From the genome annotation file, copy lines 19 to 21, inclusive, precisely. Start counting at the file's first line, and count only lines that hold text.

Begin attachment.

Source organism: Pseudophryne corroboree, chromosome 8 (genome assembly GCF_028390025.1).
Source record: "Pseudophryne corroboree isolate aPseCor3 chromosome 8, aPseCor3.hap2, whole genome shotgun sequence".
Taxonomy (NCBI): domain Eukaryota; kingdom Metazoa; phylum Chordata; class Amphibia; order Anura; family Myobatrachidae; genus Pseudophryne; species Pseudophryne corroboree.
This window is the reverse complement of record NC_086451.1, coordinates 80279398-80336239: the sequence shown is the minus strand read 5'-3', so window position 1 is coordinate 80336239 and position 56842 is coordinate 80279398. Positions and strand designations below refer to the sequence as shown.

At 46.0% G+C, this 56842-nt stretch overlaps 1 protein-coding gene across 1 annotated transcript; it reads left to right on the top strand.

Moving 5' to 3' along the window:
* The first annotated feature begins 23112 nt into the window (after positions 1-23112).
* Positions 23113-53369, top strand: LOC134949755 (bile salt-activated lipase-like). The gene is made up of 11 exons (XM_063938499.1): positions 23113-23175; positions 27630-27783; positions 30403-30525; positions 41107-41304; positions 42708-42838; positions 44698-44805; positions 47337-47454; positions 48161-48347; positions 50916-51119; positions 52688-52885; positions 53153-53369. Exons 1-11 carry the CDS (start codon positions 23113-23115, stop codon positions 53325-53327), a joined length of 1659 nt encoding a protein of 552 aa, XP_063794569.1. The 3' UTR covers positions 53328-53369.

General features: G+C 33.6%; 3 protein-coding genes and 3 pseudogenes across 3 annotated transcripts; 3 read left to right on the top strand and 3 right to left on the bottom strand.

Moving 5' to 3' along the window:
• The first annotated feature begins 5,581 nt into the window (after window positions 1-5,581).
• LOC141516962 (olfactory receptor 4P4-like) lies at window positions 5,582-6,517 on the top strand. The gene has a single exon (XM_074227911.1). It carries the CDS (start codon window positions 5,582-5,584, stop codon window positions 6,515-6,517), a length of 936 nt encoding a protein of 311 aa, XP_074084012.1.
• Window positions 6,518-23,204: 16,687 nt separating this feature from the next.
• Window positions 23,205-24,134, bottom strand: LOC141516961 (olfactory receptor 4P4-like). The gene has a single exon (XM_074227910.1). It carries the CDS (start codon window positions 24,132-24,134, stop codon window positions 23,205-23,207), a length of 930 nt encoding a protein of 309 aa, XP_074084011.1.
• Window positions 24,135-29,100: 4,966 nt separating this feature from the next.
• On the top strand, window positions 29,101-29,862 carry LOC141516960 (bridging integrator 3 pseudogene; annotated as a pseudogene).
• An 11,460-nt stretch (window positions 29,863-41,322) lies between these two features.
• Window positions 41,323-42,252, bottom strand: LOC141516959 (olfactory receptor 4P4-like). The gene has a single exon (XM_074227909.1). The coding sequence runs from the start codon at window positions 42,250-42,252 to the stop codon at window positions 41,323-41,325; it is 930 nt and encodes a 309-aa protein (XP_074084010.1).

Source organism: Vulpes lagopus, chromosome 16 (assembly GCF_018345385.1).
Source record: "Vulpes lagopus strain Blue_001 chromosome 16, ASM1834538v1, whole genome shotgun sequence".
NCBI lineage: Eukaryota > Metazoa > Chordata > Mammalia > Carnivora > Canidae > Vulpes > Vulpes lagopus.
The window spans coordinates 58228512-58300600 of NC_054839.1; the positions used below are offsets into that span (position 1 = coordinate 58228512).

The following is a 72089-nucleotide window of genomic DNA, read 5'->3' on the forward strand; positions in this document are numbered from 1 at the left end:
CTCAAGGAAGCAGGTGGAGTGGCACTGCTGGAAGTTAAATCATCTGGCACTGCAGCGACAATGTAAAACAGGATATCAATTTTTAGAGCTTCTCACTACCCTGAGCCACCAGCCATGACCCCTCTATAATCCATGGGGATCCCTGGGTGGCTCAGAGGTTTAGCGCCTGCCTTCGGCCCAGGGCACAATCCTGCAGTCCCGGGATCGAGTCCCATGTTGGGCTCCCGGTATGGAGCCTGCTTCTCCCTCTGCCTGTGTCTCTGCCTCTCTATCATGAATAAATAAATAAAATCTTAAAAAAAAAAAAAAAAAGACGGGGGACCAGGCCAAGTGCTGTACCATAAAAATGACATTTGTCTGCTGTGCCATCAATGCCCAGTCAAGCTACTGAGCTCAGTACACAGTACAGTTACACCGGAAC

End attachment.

Source organism: Vulpes lagopus, chromosome 16 (assembly GCF_018345385.1).
Source record: "Vulpes lagopus strain Blue_001 chromosome 16, ASM1834538v1, whole genome shotgun sequence".
NCBI lineage: Eukaryota > Metazoa > Chordata > Mammalia > Carnivora > Canidae > Vulpes > Vulpes lagopus.